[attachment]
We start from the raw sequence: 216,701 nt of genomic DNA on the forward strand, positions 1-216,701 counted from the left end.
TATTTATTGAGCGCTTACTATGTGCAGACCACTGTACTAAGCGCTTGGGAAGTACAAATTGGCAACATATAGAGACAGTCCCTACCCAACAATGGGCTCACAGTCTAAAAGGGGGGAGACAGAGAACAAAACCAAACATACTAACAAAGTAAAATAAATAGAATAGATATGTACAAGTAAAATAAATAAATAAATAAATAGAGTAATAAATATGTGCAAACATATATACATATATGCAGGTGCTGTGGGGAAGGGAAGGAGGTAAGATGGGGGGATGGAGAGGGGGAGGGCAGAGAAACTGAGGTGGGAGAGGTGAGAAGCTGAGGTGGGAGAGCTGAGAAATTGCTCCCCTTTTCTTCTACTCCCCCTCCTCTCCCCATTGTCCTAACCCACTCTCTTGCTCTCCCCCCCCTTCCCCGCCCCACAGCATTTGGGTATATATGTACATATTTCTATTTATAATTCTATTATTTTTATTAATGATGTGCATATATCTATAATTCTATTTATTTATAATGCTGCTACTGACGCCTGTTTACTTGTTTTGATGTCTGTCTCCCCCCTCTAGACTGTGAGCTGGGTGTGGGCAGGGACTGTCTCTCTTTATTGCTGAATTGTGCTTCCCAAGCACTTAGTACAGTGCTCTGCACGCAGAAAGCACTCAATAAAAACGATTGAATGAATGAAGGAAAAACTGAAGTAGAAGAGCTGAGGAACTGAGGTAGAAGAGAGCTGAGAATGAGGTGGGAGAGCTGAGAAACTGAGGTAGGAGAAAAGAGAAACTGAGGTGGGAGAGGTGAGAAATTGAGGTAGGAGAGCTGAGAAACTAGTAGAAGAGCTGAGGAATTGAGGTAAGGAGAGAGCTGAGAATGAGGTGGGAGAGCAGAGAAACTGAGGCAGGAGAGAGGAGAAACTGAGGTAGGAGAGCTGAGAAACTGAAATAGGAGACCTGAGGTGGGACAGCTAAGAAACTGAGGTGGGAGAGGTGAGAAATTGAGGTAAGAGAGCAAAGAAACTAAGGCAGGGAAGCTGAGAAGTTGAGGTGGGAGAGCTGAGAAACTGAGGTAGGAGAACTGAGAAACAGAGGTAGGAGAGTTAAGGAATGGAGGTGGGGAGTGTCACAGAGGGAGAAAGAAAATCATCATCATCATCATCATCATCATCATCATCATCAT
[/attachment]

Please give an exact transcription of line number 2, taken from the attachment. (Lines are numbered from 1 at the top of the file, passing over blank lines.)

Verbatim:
TATTTATTGAGCGCTTACTATGTGCAGACCACTGTACTAAGCGCTTGGGAAGTACAAATTGGCAACATATAGAGACAGTCCCTACCCAACAATGGGCTCACAGTCTAAAAGGGGGGAGACAGAGAACAAAACCAAACATACTAACAAAGTAAAATAAATAGAATAGATATGTACAAGTAAAATAAATAAATAAATAAATAGAGTAATAAATATGTGCAAACATATATACATATATGCAGGTGCTGTGGGGAAGGGAAGGAGGTAAGATGGGGGGATGGAGAGGGGGAGGGCAGAGAAACTGAGGTGGGAGAGGTGAGAAGCTGAGGTGGGAGAGCTGAGAAATTGCTCCCCTTTTCTTCTACTCCCCCTCCTCTCCCCATTGTCCTAACCCACTCTCTTGCTCTCCCCCCCCTTCCCCGCCCCACAGCATTTGGGTATATATGTACATATTTCTATTTATAATTCTATTATTTTTATTAATGATGTGCATATATCTATAATTCTATTTATTTATAATGCTGCTACTGACGCCTGTTTACTTGTTTTGATGTCTGTCTCCCCCCTCTAGACTGTGAGCTGGGTGTGGGCAGGGACTGTCTCTCTTTATTGCTGAATTGTGCTTCCCAAGCACTTAGTACAGTGCTCTGCACGCAGAAAGCACTCAATAAAAACGATTGAATGAATGAAGGAAAAACTGAAGTAGAAGAGCTGAGGAACTGAGGTAGAAGAGAGCTGAGAATGAGGTGGGAGAGCTGAGAAACTGAGGTAGGAGAAAAGAGAAACTGAGGTGGGAGAGGTGAGAAATTGAGGTAGGAGAGCTGAGAAACTAGTAGAAGAGCTGAGGAATTGAGGTAAGGAGAGAGCTGAGAATGAGGTGGGAGAGCAGAGAAACTGAGGCAGGAGAGAGGAGAAACTGAGGTAGGAGAGCTGAGAAACTGAAATAGGAGACCTGAGGTGGGACAGCTAAGAAACTGAGGTGGGAGAGGTGAGAAATTGAGGTAAGAGAGCAAAGAAACTAAGGCAGGGAAGCTGAGAAGTTGAGGTGGGAGAGCTGAGAAACTGAGGTAGGAGAACTGAGAAACAGAGGTAGGAGAGTTAAGGAATGGAGGTGGGGAGTGTCACAGAGGGAGAAAGAAAATCATCATCATCATCATCATCATCATCATCATCATCAT